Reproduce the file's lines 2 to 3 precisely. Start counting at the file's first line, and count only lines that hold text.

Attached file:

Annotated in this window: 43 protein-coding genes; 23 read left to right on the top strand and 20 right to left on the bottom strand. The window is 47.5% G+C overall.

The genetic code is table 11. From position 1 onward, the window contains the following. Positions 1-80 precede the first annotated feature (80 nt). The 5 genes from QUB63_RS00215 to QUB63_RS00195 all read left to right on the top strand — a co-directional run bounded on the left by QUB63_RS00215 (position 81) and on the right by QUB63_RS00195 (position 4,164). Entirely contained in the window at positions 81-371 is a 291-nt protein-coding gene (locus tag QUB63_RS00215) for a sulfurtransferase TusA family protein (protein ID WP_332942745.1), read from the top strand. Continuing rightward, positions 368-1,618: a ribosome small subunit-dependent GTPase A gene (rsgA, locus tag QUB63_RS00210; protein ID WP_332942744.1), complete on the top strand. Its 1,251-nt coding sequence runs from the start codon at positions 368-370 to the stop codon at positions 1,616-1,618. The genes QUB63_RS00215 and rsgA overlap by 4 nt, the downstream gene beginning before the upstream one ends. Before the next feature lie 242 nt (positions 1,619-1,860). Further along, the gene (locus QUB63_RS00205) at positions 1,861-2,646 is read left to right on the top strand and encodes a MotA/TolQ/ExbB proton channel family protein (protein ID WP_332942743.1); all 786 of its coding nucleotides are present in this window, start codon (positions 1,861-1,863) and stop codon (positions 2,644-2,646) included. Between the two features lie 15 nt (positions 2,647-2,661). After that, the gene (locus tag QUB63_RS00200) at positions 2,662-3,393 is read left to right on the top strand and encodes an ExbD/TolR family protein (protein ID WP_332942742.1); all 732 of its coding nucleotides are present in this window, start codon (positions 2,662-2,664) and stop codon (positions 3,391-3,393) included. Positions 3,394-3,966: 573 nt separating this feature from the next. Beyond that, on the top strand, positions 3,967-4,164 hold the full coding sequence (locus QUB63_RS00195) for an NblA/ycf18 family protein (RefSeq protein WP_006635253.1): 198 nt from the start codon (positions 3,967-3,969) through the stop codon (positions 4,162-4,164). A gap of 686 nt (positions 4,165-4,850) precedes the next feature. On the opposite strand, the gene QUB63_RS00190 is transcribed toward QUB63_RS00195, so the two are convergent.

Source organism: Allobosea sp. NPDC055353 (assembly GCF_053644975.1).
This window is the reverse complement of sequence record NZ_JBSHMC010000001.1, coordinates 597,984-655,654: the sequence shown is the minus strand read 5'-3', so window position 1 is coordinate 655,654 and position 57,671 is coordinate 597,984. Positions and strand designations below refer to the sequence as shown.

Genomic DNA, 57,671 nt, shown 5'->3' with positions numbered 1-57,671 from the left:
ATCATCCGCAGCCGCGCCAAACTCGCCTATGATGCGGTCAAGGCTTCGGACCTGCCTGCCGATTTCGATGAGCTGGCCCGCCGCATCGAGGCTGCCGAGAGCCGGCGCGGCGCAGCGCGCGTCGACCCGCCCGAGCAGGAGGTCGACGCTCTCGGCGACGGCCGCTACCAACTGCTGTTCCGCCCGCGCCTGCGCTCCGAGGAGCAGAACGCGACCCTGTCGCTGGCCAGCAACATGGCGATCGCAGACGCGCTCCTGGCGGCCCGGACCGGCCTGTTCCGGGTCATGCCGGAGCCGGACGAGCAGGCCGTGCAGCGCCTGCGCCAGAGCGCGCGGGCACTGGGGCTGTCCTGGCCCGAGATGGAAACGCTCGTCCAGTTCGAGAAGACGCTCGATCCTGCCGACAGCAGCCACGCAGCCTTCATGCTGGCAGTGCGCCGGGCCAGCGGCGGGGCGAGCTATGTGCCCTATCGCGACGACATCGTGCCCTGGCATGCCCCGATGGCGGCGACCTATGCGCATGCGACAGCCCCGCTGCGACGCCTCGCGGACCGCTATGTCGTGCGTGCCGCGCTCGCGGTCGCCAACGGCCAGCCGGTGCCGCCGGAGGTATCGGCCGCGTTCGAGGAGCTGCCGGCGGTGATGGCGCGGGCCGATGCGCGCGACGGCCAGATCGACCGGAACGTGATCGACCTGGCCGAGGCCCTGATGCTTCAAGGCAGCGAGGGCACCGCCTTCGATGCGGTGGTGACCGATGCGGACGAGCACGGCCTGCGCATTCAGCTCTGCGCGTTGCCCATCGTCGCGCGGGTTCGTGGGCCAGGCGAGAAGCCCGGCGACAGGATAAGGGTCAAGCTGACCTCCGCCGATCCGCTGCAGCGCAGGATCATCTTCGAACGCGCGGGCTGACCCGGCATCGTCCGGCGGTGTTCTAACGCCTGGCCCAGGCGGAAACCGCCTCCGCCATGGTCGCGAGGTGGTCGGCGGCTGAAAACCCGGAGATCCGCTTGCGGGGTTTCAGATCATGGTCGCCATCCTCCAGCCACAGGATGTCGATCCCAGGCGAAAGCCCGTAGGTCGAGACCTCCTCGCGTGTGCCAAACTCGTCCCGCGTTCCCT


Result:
The genetic code is table 11. From position 1 onward, the window contains the following. Positions 1-80 precede the first annotated feature (80 nt). The 5 genes from QUB63_RS00215 to QUB63_RS00195 all read left to right on the top strand — a co-directional run bounded on the left by QUB63_RS00215 (position 81) and on the right by QUB63_RS00195 (position 4,164). Entirely contained in the window at positions 81-371 is a 291-nt protein-coding gene (locus tag QUB63_RS00215) for a sulfurtransferase TusA family protein (protein ID WP_332942745.1), read from the top strand. Continuing rightward, positions 368-1,618: a ribosome small subunit-dependent GTPase A gene (rsgA, locus tag QUB63_RS00210; protein ID WP_332942744.1), complete on the top strand. Its 1,251-nt coding sequence runs from the start codon at positions 368-370 to the stop codon at positions 1,616-1,618. The genes QUB63_RS00215 and rsgA overlap by 4 nt, the downstream gene beginning before the upstream one ends. Before the next feature lie 242 nt (positions 1,619-1,860). Further along, the gene (locus QUB63_RS00205) at positions 1,861-2,646 is read left to right on the top strand and encodes a MotA/TolQ/ExbB proton channel family protein (protein ID WP_332942743.1); all 786 of its coding nucleotides are present in this window, start codon (positions 1,861-1,863) and stop codon (positions 2,644-2,646) included. Between the two features lie 15 nt (positions 2,647-2,661). After that, the gene (locus tag QUB63_RS00200) at positions 2,662-3,393 is read left to right on the top strand and encodes an ExbD/TolR family protein (protein ID WP_332942742.1); all 732 of its coding nucleotides are present in this window, start codon (positions 2,662-2,664) and stop codon (positions 3,391-3,393) included. Positions 3,394-3,966: 573 nt separating this feature from the next. Beyond that, on the top strand, positions 3,967-4,164 hold the full coding sequence (locus QUB63_RS00195) for an NblA/ycf18 family protein (RefSeq protein WP_006635253.1): 198 nt from the start codon (positions 3,967-3,969) through the stop codon (positions 4,162-4,164). A gap of 686 nt (positions 4,165-4,850) precedes the next feature. On the opposite strand, the gene QUB63_RS00190 is transcribed toward QUB63_RS00195, so the two are convergent.

Source organism: Allobosea sp. NPDC055353 (assembly GCF_053644975.1).